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Closed–containment aquaculture in Atlantic Canada

Richard Apostle

Author Affiliations

Sociology and Social Anthropology, Dalhousie University, Halifax, Canada

Maritime Studies 2012, 11:13  doi:10.1186/2212-9790-11-13

Published: 31 October 2012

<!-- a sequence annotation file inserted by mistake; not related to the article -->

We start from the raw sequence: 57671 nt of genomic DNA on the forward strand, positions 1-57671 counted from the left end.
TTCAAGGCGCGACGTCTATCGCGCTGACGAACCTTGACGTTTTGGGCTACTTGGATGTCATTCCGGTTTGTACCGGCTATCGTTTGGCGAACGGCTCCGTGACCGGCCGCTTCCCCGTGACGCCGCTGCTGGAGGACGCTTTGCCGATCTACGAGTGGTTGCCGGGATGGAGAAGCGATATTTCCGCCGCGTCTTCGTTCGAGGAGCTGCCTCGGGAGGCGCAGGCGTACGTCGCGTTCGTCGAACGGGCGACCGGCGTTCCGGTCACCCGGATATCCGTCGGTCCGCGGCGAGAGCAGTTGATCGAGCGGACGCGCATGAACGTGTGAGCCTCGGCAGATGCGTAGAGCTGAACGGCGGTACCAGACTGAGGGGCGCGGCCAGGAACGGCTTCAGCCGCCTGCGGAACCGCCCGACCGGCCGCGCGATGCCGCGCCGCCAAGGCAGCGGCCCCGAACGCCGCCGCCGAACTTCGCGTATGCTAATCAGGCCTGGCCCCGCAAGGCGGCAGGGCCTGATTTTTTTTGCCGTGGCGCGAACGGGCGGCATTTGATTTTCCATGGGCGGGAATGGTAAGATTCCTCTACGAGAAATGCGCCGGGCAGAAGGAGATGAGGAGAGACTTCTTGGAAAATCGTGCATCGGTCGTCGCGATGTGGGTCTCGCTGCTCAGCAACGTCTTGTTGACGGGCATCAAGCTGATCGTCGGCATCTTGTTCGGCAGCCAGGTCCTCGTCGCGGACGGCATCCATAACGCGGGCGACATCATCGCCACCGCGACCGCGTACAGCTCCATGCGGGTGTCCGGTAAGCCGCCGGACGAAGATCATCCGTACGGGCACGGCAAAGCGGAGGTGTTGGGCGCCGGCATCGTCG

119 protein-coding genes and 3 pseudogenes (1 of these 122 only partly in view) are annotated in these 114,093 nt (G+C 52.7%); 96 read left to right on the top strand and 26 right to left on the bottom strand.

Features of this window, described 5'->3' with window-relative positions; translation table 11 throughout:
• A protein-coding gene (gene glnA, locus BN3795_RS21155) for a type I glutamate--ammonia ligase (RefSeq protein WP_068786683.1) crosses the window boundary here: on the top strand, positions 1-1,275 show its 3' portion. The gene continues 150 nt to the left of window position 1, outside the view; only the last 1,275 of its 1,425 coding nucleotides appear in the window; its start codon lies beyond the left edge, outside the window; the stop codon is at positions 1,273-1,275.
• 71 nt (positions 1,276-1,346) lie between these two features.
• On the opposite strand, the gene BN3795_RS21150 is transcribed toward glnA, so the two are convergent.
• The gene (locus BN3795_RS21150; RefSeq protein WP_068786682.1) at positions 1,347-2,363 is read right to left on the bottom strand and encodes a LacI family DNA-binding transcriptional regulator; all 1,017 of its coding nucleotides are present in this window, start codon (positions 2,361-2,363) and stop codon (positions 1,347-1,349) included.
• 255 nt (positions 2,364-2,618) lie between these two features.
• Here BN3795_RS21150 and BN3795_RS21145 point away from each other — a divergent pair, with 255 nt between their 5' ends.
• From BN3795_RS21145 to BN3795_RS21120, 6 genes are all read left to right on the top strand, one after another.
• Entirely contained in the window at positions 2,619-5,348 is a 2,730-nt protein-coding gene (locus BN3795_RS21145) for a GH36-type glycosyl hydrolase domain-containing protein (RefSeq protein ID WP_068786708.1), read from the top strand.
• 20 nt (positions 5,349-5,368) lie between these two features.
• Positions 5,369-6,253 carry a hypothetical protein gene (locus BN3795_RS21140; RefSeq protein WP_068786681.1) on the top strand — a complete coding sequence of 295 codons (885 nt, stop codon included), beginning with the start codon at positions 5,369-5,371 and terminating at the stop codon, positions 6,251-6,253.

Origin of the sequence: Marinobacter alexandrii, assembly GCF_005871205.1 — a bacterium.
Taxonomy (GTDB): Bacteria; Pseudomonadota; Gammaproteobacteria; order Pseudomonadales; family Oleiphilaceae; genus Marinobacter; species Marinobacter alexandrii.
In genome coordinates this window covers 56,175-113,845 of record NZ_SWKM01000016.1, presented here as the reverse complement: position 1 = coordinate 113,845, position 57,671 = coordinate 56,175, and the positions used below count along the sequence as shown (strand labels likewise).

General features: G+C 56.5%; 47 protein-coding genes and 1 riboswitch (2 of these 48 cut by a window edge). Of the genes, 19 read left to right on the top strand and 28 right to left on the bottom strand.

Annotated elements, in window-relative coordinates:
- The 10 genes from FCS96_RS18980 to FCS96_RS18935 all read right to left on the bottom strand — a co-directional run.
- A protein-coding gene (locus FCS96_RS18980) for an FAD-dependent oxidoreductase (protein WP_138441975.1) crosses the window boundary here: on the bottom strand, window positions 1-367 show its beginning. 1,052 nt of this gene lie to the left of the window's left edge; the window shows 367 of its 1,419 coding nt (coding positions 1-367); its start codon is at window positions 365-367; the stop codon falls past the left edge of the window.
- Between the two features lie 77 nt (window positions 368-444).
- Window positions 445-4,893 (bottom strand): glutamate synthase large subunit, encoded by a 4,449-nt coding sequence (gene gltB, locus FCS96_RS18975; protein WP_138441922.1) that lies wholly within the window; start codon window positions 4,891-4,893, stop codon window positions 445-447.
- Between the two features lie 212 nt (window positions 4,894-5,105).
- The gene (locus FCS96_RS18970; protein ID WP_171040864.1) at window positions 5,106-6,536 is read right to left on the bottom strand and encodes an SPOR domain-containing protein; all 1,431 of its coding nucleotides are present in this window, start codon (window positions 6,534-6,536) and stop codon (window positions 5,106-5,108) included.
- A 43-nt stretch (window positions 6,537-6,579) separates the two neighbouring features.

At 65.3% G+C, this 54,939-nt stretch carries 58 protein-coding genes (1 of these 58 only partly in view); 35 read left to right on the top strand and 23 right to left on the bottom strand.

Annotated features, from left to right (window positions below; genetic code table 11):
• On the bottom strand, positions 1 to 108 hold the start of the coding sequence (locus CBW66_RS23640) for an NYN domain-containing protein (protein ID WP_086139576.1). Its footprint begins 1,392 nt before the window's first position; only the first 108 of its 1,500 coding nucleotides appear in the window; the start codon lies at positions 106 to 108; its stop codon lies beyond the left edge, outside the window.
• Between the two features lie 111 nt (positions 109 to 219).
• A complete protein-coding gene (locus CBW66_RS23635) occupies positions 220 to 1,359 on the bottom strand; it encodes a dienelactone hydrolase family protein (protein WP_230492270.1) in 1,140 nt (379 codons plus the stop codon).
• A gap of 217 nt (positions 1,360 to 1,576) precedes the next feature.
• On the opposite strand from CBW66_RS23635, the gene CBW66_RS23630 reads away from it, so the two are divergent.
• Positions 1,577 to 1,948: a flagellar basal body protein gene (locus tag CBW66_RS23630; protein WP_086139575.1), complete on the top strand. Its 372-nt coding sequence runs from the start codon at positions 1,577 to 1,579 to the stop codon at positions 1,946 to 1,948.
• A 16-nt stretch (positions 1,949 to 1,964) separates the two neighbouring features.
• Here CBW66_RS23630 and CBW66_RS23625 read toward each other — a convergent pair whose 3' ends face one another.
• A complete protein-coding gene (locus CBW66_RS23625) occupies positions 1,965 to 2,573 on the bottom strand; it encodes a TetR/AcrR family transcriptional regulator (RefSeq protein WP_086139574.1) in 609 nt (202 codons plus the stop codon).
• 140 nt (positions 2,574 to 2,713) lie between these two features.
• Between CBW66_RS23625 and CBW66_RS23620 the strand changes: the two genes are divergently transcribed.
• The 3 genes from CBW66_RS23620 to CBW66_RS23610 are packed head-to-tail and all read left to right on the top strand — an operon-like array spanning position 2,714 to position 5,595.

This paper explores the development of a new type of aquaculture which is beginning to occupy a modest economic niche in contemporary food production. Just as open-cage production attracted considerable social science attention in the 1990s, closed-containment production is now being evaluated as a preferred alternative. Close-containment has been viewed as an approach which may, to some degree, address problems associated with the first wave of industrial aquaculture: disease, genetic modification, food waste and social externalities. As with the first wave of aquaculture development, the financial demands and energy requirements of this new system have restricted development to species which are suited to the new technologies, and command high enough market prices to justify their growth. Using information collected at four major, but different sites in Nova Scotia, this paper attempts to provide some initial comparative insights on an important new trend in contemporary aquaculture.